This two-part drama examines the fate of Haneke’s own generation which came of age after World War II. The first part depicts the generational gap between 1950s teenagers and their parents while the second shows this same group of characters twenty years later as they have grown up to be dysfunctional and suicidal adults. Regarded as the most significant of Haneke’s early works, Lemmings contains incipient treatments of many of the themes he would later elaborate on in his theatrical features.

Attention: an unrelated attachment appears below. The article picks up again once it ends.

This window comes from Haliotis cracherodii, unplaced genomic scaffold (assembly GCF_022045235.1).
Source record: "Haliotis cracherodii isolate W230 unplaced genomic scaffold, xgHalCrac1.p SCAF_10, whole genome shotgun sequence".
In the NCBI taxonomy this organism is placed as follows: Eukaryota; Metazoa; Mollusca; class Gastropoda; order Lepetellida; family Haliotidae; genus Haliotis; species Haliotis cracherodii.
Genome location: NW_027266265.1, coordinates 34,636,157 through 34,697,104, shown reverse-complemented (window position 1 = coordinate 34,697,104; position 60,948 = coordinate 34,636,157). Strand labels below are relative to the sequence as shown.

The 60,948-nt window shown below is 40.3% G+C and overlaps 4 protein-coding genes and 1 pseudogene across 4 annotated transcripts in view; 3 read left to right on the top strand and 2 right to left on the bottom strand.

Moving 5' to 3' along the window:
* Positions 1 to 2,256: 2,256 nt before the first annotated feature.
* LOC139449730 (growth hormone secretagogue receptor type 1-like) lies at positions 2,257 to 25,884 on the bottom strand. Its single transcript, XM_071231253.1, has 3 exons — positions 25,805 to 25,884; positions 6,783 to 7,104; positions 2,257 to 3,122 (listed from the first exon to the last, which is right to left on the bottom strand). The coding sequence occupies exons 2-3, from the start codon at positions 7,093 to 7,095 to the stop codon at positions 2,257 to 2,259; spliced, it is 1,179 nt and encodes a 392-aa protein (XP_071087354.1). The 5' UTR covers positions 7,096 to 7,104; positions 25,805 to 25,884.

A man tries to uncover an unconventional psychologist's therapy techniques on his institutionalized wife, while a series of brutal attacks committed by a brood of mutant children coincides with the husband's investigation.
Claude heads to New York upon receiving his draft notice, leaving the family ranch in Oklahoma. He arrives in New York where he is rapidly indoctrinated into the youth subculture before reporting in for boot camp.